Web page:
Inference can be a tough skill to teach, particularly at KS3. The nuance and context that surrounds a source can be incredibly complex, but, like any other skill, improving a students’ inference can be achieved by the consistent repetition of good practice (easily said, I know). During my training year, my SENCO emailed me a template of a ‘source viewer’ he had seen on Mrs. Humanities (a website which then became my professional life-raft), I decided to adapt the source viewer to make it suitable for my lower attainers (fig. 1).
Originally, I was trying to create a resource that would help them with the basic provenance of Time, Audience, Author and Place. The students enjoyed using the laminated source viewers and asked to use them again.
Following this mini success, I decided to adapt another version of the viewer (fig. 2) or ‘source window’, as the students had named it. This one focused on the exam specific interpretation and source skills needed for the AQA GCSE History papers. This viewer had three sides which were colour coded; the purple panel included generic versions of all the source and interpretation questions found in the AQA papers. The orange and green panels featured questions that broke the required skills down, making the students’ answers more of a step by step process. The challenge for each student is then to attempt one question from the colour above at some point during the lesson.
The students are directed to the colour panel of questions that is appropriate to them on feedback sheets I use to mark their books. I assess their source analysis using AO skills sheets and assign them one of the three colours. I was then able to say to a class “Everyone answer questions 1-4 on the source window for Sources A, B and C” and the class would then be answering three versions of a GCSE question differentiated based on their level without me having to micro-manage three tasks to one group.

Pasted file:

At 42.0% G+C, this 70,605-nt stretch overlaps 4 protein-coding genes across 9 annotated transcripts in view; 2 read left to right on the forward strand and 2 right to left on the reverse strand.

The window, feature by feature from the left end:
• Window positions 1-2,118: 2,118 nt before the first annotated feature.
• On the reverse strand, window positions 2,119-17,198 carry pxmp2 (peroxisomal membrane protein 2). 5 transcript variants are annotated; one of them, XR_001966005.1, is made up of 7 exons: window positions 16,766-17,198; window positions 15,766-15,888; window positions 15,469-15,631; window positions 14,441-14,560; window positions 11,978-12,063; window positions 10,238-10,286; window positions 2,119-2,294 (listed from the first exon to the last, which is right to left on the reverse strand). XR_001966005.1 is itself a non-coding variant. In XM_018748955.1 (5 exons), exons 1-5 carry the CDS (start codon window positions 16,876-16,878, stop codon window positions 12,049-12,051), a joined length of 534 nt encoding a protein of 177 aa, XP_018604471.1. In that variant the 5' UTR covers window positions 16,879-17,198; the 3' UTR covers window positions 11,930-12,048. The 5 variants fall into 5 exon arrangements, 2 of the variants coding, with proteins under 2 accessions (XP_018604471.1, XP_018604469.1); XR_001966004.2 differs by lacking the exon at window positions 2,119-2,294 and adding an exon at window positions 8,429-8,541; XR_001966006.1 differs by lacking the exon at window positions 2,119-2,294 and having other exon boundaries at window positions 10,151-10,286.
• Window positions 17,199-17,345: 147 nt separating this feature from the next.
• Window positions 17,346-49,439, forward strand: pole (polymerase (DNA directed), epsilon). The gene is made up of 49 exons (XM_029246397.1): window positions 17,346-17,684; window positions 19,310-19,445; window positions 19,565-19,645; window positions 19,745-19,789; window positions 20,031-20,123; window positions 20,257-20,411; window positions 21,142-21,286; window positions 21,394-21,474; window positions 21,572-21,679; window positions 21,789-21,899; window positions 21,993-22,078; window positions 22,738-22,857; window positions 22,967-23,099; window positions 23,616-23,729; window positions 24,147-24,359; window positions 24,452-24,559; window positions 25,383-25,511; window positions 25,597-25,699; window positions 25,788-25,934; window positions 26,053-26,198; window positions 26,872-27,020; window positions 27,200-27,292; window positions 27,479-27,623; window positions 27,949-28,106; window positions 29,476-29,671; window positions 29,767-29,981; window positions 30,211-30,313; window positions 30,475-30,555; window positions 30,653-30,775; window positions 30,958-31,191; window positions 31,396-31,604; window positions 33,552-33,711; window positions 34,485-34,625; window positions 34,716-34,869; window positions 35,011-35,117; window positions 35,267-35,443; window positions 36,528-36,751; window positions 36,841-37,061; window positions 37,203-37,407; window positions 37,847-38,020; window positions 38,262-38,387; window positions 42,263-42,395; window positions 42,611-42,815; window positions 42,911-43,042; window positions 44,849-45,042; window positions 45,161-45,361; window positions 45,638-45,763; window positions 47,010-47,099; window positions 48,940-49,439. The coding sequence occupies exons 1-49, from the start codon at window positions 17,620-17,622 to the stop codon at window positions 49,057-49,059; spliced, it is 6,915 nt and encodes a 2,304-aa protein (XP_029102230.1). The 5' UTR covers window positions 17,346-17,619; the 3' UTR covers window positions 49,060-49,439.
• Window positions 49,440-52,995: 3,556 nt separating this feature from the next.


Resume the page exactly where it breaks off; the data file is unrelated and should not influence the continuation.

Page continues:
This was a big hit with that same SENCO as I was then able to differentiate by task on all my source work without any extra resources and at any point during the lesson.
After source analysis tasks students then consult their AO skills sheets and assess their own answers and identify one skill from the next level of difficulty that they will work on in the future. I even make them write it in the ‘progress focus’ box to ensure each student is aware of their target. I then encourage them to refer back to this the next time we are doing source work.
I then stared to create other resources that all use generic versions of KS4 questions which also break the required skills down into the same three levels. These resources allowed me to create ‘circuits of progress’ in students’ books that make the students’ progress clearer to the student themselves. This enables them to move up through the tiers refining their skills as they go, outlining a pathway so the students know exactly what they need to do to improve. I have shared my adapted source viewer on Twitter and other people, (some from around the world) have made their own versions adapting the questions to their own exam papers. Create your own and share it!
Thank you to @MrsHumanities for the inspiration
By Mark Grantham – DCCA – @TeachYesterday